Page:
The CEO of private equity-backed Ascend, which has invested in three regional accounting firms this year, says he operates in opposition to the “big-to-big” model of large private equity firms pouring capital into large accounting firms.
“What private equity is generally doing – and this is what they do in any industry – is they look for a big business with scale that they can invest in that has a leadership team that they can back,” CEO David Wurtzbacher said in an interview with INSIDE Public Accounting (IPA). “And the private equity firm’s role is to sit in the ivory tower and call some plays down every now and then.”
While these large private equity firms are good at developing budgets, arranging debt financing and analyzing financial statements, “they don’t really care about the people,” he says. “They’re just looking to squeeze out a return for themselves.”
Wurtzbacher, who says he is fascinated by essential professions that are considered boring, such as accounting and dentistry, spoke with IPA about why he believes his firm’s model is different. He also discussed the goals of Ascend, which is backed by private equity firm Alpine Investors.
So far, Ascend has invested in the non-attest businesses of Vancouver, Wash.-based Opsahl Dawson, San Antonio-based ATKG and IPA 300 firm LMC of New York (FY22 net revenue of $19.2 million). Wurtzbacher says he is targeting additional entrepreneurial firms with revenues of roughly $10 million to $50 million that concentrate their services within one region. His goal is to add five more firms in a year and 25 cities in five years, all while focusing on the employee experience.
Numerous studies show that the vast number of employees are disengaged, he notes, but Ascend helps firms create a mission that matters to employees by challenging them and keeping them excited about their jobs.
One of Ascend’s main goals is to give smaller firms big-firm resources without merging up. To do so, the firm implements leadership training that leads to a five-year vision, adds a sophisticated recruitment program, analyzes technology and makes the investment to improve it, and puts in place a more corporate business model led by the firm’s MP, who becomes CEO, and a chief growth officer selected by Ascend.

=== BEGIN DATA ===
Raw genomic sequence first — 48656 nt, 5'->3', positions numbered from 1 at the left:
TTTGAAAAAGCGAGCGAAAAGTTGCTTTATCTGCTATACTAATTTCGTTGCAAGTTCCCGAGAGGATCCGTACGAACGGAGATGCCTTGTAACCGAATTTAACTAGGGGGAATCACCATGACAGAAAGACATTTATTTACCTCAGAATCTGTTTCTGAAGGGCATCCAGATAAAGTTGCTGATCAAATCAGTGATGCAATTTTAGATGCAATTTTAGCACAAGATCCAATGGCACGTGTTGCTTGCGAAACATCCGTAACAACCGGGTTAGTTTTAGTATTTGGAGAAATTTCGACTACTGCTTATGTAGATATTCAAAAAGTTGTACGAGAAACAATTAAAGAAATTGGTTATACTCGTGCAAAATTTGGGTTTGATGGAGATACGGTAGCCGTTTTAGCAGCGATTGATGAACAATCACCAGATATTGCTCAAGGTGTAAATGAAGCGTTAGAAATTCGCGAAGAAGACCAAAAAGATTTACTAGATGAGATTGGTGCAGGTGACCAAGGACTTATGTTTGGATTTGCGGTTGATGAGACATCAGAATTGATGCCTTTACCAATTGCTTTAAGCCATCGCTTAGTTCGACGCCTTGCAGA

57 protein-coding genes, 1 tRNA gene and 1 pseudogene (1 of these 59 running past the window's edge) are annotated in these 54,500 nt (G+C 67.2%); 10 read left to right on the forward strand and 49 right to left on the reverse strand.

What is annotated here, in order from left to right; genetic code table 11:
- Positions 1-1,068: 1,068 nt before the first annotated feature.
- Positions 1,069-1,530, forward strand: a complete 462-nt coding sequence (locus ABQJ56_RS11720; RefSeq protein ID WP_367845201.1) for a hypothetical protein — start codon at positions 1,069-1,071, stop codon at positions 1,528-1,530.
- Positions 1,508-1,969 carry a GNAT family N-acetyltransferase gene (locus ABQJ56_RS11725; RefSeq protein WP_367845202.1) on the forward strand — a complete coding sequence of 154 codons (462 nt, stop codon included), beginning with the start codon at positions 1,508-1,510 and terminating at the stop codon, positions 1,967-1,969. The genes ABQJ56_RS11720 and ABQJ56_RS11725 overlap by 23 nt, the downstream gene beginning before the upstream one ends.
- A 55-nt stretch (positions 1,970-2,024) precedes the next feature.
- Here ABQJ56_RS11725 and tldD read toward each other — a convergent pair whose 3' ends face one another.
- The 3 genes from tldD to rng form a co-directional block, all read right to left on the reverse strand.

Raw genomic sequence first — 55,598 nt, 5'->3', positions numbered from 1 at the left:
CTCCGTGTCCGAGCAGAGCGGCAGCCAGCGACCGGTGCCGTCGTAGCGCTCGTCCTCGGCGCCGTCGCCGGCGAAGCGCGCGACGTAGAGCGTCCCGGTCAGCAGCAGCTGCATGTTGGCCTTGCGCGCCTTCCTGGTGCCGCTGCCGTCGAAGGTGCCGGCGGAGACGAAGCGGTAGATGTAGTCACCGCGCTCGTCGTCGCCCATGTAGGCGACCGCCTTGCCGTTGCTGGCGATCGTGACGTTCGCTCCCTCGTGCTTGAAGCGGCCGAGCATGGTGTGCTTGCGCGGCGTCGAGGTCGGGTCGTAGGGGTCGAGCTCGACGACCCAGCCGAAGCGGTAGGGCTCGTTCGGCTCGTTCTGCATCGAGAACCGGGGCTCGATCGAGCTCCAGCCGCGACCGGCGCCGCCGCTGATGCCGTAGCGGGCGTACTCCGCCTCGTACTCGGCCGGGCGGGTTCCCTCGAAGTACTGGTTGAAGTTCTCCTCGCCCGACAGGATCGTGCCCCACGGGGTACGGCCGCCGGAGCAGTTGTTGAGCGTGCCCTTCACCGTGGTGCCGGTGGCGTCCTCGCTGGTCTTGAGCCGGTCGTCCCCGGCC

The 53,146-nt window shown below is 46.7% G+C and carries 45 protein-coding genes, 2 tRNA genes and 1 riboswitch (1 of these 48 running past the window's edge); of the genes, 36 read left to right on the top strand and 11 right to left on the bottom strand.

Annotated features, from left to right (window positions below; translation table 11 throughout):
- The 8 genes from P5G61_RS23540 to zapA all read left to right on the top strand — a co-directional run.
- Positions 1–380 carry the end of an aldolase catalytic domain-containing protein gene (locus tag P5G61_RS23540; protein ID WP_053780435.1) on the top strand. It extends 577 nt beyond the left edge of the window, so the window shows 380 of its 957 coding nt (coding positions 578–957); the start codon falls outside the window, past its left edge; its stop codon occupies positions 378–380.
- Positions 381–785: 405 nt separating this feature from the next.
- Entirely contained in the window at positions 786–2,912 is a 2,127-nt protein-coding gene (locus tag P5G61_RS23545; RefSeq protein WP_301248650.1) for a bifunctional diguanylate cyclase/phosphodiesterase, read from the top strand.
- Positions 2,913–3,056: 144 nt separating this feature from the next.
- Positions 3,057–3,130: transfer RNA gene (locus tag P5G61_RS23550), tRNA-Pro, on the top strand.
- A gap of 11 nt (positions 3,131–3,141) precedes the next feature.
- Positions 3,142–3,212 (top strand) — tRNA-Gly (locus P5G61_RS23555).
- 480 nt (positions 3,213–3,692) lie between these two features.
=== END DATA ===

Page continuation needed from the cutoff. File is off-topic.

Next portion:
“We are swooping in and surrounding them with our team members to actually give them all this extra bandwidth to get where they want to go.”
Not surprisingly, the talent shortage is the No. 1 problem the Ascend firms are facing. Wurtzbacher notes that the pool of candidates will only shrink in the future for firms that are not associated with private equity. In the bigger private equity deals, employees in their 30s and 40s are going to make some serious money within a few years. “That has never happened before in the middle of your career in this profession.”
Young professionals are going to start making demands of their accounting firms that few can fill. Ascend offers a quicker path to partnership and the promise that the firm will never be sold to a larger firm. Each of the three Ascend firms plans to hit the $50- to $100-million revenue mark within five years, bringing more opportunities for their professionals.
That’s why Ascend focuses its resources where it does – because bigger deals are leaving behind entrepreneurial firms that have been successful so far but face numerous challenges in trying to get to the next level. “They have a good thing going, but nonetheless they’re at a crossroads just like the rest of the profession and they want to stay independent. Then you’ve got tens of thousands of small firms that don’t have a succession plan at all, and there needs to be something for them too.”